Skin is the body’s largest and fastest-growing organ, and to that end, it’s safe to say that what people put onto their bodies, as well as into their bodies, affects their skin. Healthy skin is essential for many reasons, and in order to achieve it, certain factors need to be considered. Good skin health is dependent on external factors such as sun exposure, temperature changes, environmental issues, and of course, product usage (soap, cosmetics, etc.). All of these items can lead to skin irritation, dryness, low elasticity, poor texture and more. Skin health is also influenced by internal factors such as diet, lifestyle, stress, hormones and genetics.
In order to maintain healthy skin, the body needs balance, specifically between its water content and the amount of water passing through the skin. This balance impacts the skin’s elasticity and surface, leading to either smoothness or roughness on the skin’s outer layers.
It is essential to nourish, nurture and take care of our skin daily, and in addition to the plethora of topical skin care products crowding store shelves everywhere, dietary supplements are making their way into beauty regimens on a more regular basis.
Nutricosmetics on the Rise
The nutricosmetics industry is on the rise and, according to a report from the Global Industry Analysts Inc. (GIA), this market is driven by consumers looking to prevent premature skin aging with natural and safe beauty options.
According to Euromonitor International, nutricosmetics global sales reached US$3.3 billion in 2015, with Asia Pacific and Europe currently on top. Many experts, however, project the U.S. market will see the greatest growth in the near future.
Certain supplements and nutrients are thought to help aid consumers age more gracefully, with proven benefits related to skin health. Many experts agree that vitamins (A, B, C and E), minerals (chromium, copper and zinc), herbs/botanicals, fatty acids and antioxidants are key ingredients to achieving great skin health.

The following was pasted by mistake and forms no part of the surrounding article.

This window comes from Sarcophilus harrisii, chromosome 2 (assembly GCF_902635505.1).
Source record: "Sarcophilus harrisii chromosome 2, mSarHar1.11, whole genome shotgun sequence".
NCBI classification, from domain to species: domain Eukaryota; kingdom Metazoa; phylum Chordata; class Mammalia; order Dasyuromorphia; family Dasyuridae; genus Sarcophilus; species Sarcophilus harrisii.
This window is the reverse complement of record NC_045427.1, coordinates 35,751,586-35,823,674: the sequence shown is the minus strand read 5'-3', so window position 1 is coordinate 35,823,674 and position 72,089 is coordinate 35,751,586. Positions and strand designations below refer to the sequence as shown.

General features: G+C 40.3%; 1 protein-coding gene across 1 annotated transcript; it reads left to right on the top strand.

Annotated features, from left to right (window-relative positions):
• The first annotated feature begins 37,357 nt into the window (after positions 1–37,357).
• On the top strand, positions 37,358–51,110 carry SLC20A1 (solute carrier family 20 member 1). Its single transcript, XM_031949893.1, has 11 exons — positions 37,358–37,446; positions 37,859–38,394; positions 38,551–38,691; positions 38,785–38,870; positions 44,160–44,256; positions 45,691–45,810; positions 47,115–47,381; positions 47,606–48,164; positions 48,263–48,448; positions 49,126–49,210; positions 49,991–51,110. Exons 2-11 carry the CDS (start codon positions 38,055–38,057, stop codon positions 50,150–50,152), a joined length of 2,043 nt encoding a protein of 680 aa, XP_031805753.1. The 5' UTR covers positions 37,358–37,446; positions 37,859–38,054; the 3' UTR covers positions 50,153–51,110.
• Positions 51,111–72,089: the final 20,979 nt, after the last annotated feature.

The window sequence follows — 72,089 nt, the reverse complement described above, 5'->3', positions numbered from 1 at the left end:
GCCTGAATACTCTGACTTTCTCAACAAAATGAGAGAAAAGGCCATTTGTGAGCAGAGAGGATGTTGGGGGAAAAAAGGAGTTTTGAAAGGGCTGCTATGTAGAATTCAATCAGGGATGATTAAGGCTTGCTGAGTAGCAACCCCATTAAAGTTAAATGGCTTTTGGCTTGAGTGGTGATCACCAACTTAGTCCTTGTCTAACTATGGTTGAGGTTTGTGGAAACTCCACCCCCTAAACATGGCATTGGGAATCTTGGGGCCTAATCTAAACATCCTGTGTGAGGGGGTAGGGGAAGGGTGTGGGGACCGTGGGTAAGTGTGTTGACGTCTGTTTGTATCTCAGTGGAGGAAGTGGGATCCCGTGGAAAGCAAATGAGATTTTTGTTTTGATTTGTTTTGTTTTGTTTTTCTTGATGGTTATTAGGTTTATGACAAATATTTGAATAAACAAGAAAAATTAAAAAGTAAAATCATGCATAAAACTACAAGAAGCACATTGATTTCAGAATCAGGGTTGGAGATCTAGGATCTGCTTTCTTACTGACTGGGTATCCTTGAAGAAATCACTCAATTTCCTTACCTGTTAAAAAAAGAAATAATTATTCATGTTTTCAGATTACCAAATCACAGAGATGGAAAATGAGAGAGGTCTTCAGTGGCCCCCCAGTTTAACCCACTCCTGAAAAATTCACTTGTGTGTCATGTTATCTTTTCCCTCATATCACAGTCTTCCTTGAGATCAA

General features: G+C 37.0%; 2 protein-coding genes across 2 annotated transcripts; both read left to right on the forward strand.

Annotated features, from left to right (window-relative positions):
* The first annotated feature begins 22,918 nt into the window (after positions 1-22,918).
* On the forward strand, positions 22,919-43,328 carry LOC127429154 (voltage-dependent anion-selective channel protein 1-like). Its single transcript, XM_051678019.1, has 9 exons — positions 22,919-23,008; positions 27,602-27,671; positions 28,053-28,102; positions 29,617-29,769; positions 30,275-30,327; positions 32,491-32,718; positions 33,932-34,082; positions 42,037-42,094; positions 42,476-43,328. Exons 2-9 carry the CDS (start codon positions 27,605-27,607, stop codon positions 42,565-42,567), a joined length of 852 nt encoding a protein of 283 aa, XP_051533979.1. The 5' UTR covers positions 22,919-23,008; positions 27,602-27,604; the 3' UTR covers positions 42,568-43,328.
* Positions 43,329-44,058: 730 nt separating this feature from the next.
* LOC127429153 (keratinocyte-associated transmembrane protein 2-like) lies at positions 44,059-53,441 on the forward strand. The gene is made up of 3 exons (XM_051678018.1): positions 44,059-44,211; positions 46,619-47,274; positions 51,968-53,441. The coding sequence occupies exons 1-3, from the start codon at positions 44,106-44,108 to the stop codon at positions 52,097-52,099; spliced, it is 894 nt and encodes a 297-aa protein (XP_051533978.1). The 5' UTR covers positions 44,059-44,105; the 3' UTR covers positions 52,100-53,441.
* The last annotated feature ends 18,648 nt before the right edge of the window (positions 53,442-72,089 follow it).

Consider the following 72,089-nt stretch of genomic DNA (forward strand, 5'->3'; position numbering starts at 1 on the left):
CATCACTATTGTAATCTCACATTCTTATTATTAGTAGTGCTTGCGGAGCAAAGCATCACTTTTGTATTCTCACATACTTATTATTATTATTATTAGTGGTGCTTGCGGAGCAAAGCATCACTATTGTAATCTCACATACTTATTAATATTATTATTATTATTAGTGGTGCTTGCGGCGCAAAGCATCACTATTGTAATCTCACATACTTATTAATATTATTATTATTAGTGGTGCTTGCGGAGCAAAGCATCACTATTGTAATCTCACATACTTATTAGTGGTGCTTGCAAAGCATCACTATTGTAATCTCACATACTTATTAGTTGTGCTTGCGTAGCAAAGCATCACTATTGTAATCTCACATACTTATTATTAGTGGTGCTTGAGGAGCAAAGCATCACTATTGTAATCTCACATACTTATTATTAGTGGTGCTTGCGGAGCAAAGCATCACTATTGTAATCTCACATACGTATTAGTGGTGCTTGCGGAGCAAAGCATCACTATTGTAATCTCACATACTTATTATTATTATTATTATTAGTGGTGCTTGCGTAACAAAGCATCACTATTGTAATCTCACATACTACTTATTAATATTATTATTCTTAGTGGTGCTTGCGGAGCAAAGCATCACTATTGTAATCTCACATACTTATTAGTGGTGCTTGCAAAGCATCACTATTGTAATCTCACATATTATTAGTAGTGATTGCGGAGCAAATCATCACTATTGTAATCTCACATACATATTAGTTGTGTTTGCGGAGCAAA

Krill for Skin Health
Krill is an increasingly popular and sustainable source of omega-3 phospholipids. Krill oil is rich in the long-chain omega-3s eicosapentaenoic acid (EPA) and docosahexaenoic acid (DHA), and more than 80 percent of these two fatty acids are bound to phospholipids, predominantly phosphatidylcholine. Certain studies have concluded that omega-3s bound to phospholipids offer more of an advantage over other options since they accumulate better in the body’s blood and tissues, as shown by measuring the Omega-3 Index.
Mostly known for its heart, brain and joint health benefits, krill oil is also good for the skin. Research has supported omega-3 phospholipids from krill can actually benefit skin health (Biosci Biotechnol Biochem, 2008.72(8):2151-7). In fact, the intake of both phospholipids and omega-3 fatty acids has been shown to influence the lipid composition in the skin, favorably shifting the balance between water loss and water content in the skin (Vet Res Commun, 2011.35(8):501-9).
Recent unpublished research evaluated the positive effects of krill oil (as Superba™ Krill oil from Aker Biomarine) on various skin parameters, such as elasticity, hydration, water loss, erythema and skin topography.
Becky Wright (email@example.com) is the marketing director for Aker BioMarine in the U.S. market. She handles all marketing and communications needs for the ompany.